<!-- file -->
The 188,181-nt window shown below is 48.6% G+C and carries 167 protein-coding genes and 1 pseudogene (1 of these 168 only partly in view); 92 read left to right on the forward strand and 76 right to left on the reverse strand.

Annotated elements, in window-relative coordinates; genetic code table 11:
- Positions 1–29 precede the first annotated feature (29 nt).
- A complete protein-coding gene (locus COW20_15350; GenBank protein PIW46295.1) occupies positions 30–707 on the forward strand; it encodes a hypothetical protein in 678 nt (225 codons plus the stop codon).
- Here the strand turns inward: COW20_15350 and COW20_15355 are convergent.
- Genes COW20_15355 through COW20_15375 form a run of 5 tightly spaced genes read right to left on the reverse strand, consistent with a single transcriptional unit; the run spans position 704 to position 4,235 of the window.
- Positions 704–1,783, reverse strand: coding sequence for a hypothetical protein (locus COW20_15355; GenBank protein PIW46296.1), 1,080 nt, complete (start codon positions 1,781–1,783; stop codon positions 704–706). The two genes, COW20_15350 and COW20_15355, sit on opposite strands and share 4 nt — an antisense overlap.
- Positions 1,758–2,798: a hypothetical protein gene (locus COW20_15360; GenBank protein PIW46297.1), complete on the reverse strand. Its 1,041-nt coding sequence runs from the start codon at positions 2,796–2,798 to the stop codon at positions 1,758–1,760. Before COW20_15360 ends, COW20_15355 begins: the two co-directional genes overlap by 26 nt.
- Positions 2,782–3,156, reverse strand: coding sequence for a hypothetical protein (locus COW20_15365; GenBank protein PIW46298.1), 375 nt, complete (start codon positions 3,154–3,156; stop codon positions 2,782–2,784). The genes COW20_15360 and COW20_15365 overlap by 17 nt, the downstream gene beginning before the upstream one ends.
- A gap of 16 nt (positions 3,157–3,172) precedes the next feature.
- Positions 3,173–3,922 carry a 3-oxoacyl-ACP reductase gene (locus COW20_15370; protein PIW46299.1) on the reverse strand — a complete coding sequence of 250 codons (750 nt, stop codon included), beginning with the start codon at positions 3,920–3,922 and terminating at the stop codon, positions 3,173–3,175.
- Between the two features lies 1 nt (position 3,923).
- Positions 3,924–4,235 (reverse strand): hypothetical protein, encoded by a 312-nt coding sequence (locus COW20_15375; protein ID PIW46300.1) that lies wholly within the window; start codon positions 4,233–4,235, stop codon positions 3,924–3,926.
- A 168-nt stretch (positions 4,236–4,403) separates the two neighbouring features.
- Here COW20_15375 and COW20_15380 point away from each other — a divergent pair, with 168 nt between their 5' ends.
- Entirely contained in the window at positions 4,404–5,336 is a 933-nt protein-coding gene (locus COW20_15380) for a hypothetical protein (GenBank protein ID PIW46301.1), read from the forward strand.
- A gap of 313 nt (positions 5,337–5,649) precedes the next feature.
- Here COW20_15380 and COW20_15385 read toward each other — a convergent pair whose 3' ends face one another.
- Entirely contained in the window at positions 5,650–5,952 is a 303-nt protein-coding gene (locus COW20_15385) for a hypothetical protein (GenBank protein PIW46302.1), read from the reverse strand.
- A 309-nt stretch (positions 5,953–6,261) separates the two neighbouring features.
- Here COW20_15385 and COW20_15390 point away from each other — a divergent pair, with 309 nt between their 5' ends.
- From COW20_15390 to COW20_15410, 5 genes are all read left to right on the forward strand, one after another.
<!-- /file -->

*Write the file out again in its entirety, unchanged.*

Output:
The 188,181-nt window shown below is 48.6% G+C and carries 167 protein-coding genes and 1 pseudogene (1 of these 168 only partly in view); 92 read left to right on the forward strand and 76 right to left on the reverse strand.

Annotated elements, in window-relative coordinates; genetic code table 11:
- Positions 1–29 precede the first annotated feature (29 nt).
- A complete protein-coding gene (locus COW20_15350; GenBank protein PIW46295.1) occupies positions 30–707 on the forward strand; it encodes a hypothetical protein in 678 nt (225 codons plus the stop codon).
- Here the strand turns inward: COW20_15350 and COW20_15355 are convergent.
- Genes COW20_15355 through COW20_15375 form a run of 5 tightly spaced genes read right to left on the reverse strand, consistent with a single transcriptional unit; the run spans position 704 to position 4,235 of the window.
- Positions 704–1,783, reverse strand: coding sequence for a hypothetical protein (locus COW20_15355; GenBank protein PIW46296.1), 1,080 nt, complete (start codon positions 1,781–1,783; stop codon positions 704–706). The two genes, COW20_15350 and COW20_15355, sit on opposite strands and share 4 nt — an antisense overlap.
- Positions 1,758–2,798: a hypothetical protein gene (locus COW20_15360; GenBank protein PIW46297.1), complete on the reverse strand. Its 1,041-nt coding sequence runs from the start codon at positions 2,796–2,798 to the stop codon at positions 1,758–1,760. Before COW20_15360 ends, COW20_15355 begins: the two co-directional genes overlap by 26 nt.
- Positions 2,782–3,156, reverse strand: coding sequence for a hypothetical protein (locus COW20_15365; GenBank protein PIW46298.1), 375 nt, complete (start codon positions 3,154–3,156; stop codon positions 2,782–2,784). The genes COW20_15360 and COW20_15365 overlap by 17 nt, the downstream gene beginning before the upstream one ends.
- A gap of 16 nt (positions 3,157–3,172) precedes the next feature.
- Positions 3,173–3,922 carry a 3-oxoacyl-ACP reductase gene (locus COW20_15370; protein PIW46299.1) on the reverse strand — a complete coding sequence of 250 codons (750 nt, stop codon included), beginning with the start codon at positions 3,920–3,922 and terminating at the stop codon, positions 3,173–3,175.
- Between the two features lies 1 nt (position 3,923).
- Positions 3,924–4,235 (reverse strand): hypothetical protein, encoded by a 312-nt coding sequence (locus COW20_15375; protein ID PIW46300.1) that lies wholly within the window; start codon positions 4,233–4,235, stop codon positions 3,924–3,926.
- A 168-nt stretch (positions 4,236–4,403) separates the two neighbouring features.
- Here COW20_15375 and COW20_15380 point away from each other — a divergent pair, with 168 nt between their 5' ends.
- Entirely contained in the window at positions 4,404–5,336 is a 933-nt protein-coding gene (locus COW20_15380) for a hypothetical protein (GenBank protein ID PIW46301.1), read from the forward strand.
- A gap of 313 nt (positions 5,337–5,649) precedes the next feature.
- Here COW20_15380 and COW20_15385 read toward each other — a convergent pair whose 3' ends face one another.
- Entirely contained in the window at positions 5,650–5,952 is a 303-nt protein-coding gene (locus COW20_15385) for a hypothetical protein (GenBank protein PIW46302.1), read from the reverse strand.
- A 309-nt stretch (positions 5,953–6,261) separates the two neighbouring features.
- Here COW20_15385 and COW20_15390 point away from each other — a divergent pair, with 309 nt between their 5' ends.
- From COW20_15390 to COW20_15410, 5 genes are all read left to right on the forward strand, one after another.